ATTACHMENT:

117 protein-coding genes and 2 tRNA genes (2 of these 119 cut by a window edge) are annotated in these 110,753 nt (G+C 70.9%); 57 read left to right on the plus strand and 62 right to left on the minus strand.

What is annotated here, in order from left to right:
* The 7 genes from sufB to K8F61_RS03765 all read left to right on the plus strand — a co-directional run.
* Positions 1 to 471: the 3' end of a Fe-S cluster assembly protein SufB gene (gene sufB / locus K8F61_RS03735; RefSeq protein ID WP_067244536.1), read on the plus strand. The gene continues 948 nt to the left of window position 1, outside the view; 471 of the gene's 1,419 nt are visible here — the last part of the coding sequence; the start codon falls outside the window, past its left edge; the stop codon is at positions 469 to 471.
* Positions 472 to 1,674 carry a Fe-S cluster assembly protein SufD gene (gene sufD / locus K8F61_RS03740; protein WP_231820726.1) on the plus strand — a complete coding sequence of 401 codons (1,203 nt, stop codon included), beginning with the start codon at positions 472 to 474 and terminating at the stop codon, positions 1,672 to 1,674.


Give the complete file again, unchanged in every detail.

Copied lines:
117 protein-coding genes and 2 tRNA genes (2 of these 119 cut by a window edge) are annotated in these 110,753 nt (G+C 70.9%); 57 read left to right on the plus strand and 62 right to left on the minus strand.

What is annotated here, in order from left to right:
* The 7 genes from sufB to K8F61_RS03765 all read left to right on the plus strand — a co-directional run.
* Positions 1 to 471: the 3' end of a Fe-S cluster assembly protein SufB gene (gene sufB / locus K8F61_RS03735; RefSeq protein ID WP_067244536.1), read on the plus strand. The gene continues 948 nt to the left of window position 1, outside the view; 471 of the gene's 1,419 nt are visible here — the last part of the coding sequence; the start codon falls outside the window, past its left edge; the stop codon is at positions 469 to 471.
* Positions 472 to 1,674 carry a Fe-S cluster assembly protein SufD gene (gene sufD / locus K8F61_RS03740; protein WP_231820726.1) on the plus strand — a complete coding sequence of 401 codons (1,203 nt, stop codon included), beginning with the start codon at positions 472 to 474 and terminating at the stop codon, positions 1,672 to 1,674.